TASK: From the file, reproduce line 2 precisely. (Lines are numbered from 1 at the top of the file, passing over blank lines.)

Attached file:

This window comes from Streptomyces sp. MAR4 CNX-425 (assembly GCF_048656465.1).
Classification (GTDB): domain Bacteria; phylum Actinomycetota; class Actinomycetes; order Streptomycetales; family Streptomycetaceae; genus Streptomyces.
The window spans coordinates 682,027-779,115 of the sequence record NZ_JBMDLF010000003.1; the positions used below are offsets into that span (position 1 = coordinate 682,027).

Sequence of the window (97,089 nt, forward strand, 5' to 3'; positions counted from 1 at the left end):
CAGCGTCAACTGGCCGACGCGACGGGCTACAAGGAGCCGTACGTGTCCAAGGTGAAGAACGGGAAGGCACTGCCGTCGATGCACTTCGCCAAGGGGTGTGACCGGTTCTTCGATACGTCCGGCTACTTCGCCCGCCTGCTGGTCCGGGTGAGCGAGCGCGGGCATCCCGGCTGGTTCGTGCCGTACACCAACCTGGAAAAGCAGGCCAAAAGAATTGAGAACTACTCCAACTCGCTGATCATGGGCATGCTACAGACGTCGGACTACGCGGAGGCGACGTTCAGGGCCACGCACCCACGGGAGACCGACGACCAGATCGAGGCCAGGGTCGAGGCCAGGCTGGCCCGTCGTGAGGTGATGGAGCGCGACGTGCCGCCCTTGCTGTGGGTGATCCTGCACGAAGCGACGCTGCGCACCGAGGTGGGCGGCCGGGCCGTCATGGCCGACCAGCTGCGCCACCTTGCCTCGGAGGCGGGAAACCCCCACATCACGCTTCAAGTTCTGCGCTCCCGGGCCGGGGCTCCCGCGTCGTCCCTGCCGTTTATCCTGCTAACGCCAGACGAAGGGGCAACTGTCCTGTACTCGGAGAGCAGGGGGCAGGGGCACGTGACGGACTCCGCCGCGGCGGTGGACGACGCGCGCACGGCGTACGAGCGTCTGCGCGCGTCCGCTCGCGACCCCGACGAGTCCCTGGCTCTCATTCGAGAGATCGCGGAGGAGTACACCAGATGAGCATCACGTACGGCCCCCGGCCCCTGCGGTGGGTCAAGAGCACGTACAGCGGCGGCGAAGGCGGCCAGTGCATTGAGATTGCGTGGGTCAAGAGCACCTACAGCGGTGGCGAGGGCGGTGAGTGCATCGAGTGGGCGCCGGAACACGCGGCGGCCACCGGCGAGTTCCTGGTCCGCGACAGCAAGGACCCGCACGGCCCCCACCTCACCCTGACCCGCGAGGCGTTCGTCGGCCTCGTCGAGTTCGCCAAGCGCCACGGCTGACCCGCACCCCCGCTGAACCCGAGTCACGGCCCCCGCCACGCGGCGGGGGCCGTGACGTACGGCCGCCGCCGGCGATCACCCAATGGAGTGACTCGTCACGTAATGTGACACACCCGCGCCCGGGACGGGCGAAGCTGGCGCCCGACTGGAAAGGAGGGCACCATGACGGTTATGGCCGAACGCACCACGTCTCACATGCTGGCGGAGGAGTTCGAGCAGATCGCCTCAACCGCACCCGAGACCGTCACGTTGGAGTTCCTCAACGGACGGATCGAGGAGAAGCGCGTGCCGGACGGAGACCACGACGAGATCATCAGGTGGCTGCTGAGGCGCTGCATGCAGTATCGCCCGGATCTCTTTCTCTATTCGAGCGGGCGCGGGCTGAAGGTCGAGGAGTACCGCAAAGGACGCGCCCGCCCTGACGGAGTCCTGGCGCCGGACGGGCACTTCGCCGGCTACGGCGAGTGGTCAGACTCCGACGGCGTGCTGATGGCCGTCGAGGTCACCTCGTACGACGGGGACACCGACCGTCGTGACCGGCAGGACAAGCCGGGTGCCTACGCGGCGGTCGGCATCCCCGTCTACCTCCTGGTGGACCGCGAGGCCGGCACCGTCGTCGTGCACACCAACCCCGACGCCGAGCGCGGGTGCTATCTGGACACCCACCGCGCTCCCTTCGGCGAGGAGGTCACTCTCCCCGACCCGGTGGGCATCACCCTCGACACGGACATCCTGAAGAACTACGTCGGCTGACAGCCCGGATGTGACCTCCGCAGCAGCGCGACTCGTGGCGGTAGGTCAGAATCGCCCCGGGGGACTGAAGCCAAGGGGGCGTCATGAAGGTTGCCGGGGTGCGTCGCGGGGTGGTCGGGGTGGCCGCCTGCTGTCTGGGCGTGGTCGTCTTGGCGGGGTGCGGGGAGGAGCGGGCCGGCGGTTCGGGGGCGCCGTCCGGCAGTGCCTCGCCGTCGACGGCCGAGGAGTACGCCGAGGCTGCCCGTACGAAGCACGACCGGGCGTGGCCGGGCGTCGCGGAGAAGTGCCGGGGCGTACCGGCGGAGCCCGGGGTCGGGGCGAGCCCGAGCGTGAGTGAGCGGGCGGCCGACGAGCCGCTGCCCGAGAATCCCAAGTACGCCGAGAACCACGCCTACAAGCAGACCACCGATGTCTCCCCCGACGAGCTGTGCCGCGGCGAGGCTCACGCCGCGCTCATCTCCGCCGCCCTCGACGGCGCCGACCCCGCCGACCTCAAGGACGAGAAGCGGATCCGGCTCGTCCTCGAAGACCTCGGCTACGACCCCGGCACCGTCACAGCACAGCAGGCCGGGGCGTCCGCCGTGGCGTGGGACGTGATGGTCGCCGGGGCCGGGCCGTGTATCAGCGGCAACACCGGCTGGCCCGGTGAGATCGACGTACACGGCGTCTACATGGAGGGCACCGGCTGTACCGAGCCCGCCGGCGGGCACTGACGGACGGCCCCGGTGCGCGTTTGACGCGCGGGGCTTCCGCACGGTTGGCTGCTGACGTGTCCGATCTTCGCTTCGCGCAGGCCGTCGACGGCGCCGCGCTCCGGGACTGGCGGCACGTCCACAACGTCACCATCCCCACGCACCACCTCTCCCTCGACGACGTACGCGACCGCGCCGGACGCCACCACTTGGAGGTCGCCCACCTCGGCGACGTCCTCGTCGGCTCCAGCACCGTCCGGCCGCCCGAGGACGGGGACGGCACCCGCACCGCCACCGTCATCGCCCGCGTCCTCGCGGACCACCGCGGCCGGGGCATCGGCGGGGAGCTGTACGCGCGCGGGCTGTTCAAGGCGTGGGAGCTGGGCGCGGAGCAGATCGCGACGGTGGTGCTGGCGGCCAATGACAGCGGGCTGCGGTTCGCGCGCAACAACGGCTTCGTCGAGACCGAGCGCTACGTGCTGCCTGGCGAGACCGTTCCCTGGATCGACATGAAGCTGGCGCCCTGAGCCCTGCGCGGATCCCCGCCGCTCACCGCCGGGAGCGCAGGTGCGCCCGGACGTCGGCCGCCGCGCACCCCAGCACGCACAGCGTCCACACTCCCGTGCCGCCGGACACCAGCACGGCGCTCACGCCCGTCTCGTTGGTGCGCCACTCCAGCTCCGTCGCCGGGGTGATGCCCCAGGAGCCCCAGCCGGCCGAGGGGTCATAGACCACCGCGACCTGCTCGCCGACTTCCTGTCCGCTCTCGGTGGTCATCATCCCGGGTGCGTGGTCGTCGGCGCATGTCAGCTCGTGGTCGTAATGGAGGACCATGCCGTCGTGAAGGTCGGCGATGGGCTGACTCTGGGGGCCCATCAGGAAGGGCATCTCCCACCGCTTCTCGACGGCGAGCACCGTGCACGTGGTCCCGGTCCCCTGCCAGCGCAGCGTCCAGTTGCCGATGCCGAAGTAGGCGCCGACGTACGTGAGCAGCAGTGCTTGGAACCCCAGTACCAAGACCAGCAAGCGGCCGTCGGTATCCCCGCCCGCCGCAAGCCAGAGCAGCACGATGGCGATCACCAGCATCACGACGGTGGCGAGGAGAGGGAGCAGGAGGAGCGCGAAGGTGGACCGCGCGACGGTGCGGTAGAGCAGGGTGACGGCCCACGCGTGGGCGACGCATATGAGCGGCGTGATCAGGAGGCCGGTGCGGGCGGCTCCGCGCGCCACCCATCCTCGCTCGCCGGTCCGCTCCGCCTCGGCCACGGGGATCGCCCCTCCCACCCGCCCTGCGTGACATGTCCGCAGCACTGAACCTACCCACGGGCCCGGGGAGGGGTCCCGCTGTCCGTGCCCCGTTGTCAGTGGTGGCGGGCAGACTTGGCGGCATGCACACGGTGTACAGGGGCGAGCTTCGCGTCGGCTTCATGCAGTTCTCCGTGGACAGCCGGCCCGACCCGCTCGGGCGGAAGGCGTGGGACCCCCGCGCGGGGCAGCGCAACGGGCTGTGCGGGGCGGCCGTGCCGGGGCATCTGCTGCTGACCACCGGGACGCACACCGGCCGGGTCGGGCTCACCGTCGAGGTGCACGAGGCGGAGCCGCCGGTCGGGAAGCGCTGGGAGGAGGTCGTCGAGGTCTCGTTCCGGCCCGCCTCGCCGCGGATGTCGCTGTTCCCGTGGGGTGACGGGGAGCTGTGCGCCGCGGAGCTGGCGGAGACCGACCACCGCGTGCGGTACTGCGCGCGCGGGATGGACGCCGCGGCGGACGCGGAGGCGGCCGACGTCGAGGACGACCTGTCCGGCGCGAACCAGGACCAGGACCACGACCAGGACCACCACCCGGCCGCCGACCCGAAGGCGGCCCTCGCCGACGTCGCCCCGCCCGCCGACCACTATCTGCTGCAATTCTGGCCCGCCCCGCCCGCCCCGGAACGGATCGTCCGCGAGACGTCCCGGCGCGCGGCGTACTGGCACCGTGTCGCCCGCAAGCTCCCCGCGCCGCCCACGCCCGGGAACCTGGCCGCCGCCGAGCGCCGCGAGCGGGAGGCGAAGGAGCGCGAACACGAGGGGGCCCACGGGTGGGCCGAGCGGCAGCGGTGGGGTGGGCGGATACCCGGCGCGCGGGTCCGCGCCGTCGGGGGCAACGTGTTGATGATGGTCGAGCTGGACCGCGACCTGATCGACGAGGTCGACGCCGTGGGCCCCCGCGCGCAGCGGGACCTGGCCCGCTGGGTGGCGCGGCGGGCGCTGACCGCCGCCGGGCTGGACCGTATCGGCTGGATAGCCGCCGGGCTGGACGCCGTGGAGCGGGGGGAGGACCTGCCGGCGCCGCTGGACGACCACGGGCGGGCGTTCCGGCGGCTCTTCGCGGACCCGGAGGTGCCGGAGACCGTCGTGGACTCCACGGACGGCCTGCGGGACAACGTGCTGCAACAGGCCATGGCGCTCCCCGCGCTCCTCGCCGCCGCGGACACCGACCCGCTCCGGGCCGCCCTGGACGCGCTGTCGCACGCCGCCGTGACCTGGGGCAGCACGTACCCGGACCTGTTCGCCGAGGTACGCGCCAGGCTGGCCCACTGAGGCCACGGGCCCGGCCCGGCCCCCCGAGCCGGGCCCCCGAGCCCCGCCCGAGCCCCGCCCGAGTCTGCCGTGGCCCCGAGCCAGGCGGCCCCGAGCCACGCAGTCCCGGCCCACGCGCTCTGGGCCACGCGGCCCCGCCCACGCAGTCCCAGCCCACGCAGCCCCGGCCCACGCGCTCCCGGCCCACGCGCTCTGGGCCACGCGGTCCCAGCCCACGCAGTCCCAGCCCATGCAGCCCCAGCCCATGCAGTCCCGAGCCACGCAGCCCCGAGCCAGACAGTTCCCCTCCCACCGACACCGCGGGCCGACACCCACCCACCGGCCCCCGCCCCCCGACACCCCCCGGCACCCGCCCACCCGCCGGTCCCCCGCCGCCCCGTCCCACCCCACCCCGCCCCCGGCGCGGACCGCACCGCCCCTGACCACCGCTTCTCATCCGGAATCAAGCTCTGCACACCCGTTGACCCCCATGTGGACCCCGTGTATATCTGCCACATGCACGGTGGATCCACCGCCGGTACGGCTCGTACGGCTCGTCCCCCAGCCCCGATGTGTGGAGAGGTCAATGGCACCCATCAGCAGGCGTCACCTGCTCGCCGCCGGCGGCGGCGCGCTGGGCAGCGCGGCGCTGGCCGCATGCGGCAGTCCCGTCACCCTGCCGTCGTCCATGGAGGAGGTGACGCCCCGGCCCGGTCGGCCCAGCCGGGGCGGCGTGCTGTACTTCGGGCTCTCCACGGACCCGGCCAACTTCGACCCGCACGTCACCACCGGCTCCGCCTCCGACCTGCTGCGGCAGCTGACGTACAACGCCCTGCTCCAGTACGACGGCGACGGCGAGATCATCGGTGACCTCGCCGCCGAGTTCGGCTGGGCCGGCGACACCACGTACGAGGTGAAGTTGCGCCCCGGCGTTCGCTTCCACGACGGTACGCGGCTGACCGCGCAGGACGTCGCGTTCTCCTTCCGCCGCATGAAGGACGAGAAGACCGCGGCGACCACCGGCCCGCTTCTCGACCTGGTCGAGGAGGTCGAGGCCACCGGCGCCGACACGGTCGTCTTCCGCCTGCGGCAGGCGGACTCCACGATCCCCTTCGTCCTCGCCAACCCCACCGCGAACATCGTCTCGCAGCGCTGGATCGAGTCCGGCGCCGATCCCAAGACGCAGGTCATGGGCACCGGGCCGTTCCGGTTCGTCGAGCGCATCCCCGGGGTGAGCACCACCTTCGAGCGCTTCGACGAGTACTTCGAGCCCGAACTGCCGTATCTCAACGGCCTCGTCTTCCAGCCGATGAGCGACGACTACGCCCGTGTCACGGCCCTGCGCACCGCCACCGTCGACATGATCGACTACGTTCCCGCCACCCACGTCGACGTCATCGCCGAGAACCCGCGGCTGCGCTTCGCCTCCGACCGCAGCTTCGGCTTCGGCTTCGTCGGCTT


Classification (GTDB): domain Bacteria; phylum Actinomycetota; class Actinomycetes; order Streptomycetales; family Streptomycetaceae; genus Streptomyces.